Is it possible to have good luck, yet bad karma?

Alex Gruenburg, of Brooklyn’s Best Behavior, knows the answer to that question.

“Last summer, I went through a hard time. I had just broke up with my ex-girlfriend. It was like a daytime talkshow mega-breakup. I had previously seen the astrologer who was telling me that I had no place in music, and I needed to get a real job,” Gruenburg said.

The astrologer told him he had good luck, just horrible karma.

“You could hear a pin drop in the room. My parents, when I was growing up, were super into metaphysical stuff and psychics. So, I’ve always had that in my life. I took it to heart. I carried that around with me for a little bit. After awhile, you are kind of like, ‘Fuck it. Who cares either way. I’m going to do it. Whatever.’ You hit rock bottom, and you realize, I realized, there was (the) music.”

The music was there. Gruenburg wrote what would become Best Behavior’s debut “Good Luck Bad Karma” (available Aug. 14) in a month.


“Because of all the things that were happening in my life, I was able to demo out and write an album’s worth of material in a month. It was a flood of creativity. I took those demos and started showing them around to some people. Eventually, I got in touch with Money Fire Record’s John Meredith, who ended up recording the album.”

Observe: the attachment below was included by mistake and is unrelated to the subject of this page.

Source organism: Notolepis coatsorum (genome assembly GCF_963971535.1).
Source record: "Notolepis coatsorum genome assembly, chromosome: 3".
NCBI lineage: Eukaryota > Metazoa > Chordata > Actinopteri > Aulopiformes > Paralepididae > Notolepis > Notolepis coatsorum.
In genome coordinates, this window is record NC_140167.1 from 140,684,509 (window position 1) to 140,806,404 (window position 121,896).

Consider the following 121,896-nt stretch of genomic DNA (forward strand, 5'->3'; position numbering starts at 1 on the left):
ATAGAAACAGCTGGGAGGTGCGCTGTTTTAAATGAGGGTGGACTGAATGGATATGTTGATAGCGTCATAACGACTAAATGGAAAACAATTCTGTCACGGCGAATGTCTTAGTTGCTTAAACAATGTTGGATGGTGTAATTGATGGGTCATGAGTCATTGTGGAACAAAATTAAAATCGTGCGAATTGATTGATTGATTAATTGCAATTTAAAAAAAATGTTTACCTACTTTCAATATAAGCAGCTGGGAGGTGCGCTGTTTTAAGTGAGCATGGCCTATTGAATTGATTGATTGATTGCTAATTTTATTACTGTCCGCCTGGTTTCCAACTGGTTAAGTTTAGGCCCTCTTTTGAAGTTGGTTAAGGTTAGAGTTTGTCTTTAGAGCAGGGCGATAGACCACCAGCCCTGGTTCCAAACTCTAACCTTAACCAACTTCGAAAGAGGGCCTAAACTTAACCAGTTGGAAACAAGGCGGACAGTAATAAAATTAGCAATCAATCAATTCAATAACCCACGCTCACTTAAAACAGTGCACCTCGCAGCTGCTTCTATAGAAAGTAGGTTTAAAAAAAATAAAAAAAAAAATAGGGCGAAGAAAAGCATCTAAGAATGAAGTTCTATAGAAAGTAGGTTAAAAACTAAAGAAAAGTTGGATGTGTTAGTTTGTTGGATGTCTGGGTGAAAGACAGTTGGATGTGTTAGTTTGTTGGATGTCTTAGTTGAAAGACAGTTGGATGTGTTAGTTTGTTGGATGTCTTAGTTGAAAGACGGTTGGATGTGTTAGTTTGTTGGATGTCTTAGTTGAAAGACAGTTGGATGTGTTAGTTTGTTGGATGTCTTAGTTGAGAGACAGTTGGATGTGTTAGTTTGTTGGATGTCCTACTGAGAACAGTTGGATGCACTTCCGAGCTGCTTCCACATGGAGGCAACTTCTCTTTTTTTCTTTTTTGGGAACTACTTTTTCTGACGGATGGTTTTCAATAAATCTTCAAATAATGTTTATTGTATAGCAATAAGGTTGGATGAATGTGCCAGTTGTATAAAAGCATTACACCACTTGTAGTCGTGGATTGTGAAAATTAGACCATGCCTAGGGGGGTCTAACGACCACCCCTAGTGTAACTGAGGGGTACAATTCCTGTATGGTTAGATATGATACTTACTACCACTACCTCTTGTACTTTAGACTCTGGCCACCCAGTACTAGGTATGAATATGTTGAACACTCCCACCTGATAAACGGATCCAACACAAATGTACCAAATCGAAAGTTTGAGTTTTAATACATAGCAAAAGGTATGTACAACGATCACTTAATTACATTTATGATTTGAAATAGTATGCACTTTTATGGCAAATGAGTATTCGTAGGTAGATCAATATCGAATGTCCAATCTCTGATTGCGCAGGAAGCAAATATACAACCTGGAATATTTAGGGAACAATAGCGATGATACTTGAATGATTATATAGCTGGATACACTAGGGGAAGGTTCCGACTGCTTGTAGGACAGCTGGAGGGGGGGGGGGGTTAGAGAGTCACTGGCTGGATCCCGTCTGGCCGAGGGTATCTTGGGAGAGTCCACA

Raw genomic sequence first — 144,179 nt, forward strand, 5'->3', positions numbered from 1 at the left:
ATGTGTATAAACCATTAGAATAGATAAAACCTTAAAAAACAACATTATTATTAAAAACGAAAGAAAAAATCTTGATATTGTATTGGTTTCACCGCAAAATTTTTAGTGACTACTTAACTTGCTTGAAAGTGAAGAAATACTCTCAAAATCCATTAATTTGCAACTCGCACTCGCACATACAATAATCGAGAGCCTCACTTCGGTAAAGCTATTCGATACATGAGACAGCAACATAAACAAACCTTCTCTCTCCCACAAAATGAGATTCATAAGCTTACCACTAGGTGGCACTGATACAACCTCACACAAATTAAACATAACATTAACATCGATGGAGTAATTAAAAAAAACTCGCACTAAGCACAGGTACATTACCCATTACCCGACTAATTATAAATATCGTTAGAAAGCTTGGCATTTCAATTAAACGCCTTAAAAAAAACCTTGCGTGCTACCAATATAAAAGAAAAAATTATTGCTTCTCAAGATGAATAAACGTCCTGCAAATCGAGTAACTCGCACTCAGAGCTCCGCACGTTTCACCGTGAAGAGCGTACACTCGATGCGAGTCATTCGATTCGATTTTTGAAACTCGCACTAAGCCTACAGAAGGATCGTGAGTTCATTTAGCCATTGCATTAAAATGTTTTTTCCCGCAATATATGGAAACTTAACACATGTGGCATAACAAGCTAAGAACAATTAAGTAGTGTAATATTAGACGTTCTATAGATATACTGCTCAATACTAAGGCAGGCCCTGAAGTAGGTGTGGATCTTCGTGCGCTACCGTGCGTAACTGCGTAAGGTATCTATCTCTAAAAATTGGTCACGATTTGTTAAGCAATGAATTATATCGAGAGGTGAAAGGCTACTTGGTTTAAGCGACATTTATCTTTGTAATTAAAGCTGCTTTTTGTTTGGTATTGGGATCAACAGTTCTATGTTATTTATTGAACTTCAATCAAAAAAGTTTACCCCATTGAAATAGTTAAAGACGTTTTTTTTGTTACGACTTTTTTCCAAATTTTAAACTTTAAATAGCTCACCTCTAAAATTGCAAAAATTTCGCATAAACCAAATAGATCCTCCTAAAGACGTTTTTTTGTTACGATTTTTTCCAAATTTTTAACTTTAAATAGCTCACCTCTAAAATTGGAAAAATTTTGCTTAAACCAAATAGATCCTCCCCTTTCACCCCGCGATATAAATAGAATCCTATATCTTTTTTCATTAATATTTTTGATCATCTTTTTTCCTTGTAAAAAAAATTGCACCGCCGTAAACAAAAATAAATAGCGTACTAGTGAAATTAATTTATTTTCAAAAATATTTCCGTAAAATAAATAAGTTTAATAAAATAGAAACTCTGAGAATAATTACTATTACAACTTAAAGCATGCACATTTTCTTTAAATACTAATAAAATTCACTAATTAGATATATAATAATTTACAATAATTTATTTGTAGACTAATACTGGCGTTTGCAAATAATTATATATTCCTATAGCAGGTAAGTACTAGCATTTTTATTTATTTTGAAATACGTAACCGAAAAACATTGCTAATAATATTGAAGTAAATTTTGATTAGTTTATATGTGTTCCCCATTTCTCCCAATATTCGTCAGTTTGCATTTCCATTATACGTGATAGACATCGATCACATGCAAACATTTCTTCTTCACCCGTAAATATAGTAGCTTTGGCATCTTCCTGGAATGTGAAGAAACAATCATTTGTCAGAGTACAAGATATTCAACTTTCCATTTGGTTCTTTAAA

While it would be hard to single out a favorite song on an album born of such inspiration, Gruenburg points to “Buried on the Mountain” as encompassing the sound of Best Behavior.

“(‘Buried on the Mountain’) encompasses the sound. I’ve always been a fan of The Kinks, The Yardbirds, The Beatles and early Nuggets; it had that reverb sound, jangly guitars and harmonies that are quintessential of that time period. I grew up on punk rock. Fusing those two elements, it makes that a key track on the album.”

Gruenburg played and recorded the album himself, with a release date rapidly approaching, and tour dates scheduled, a band was needed.

“I was lucky. A buddy of mine set up with drummer Chris Jimenez. We jammed out together. We just really vibed together. The bassist Alex Heigl, he is an old friend, and we previously played in a shitty punk band together, so we have this chemistry together on stage that people are really into. Jon Mann, I actually contacted him at 3:30 (in the afternoon) and by 7 (that evening), he had learned all the songs on the album. He is a great guy, and everybody knows him in Brooklyn. I got super lucky.”

Good luck, yet bad karma is possible, but in the end it all balances out.

“It is better in hindsight. At the time, I was ‘Oh my, what is happening?’ The result afterwards… at least I got these songs. It was the astrologer’s whole thing. She said, ‘You have really good luck, but you have really horrible karma.’ I thought that should even out then. At some point, there were two ways I could look at it all. It can either be the worst thing, or it can be the best thing. It is you who makes that decision.”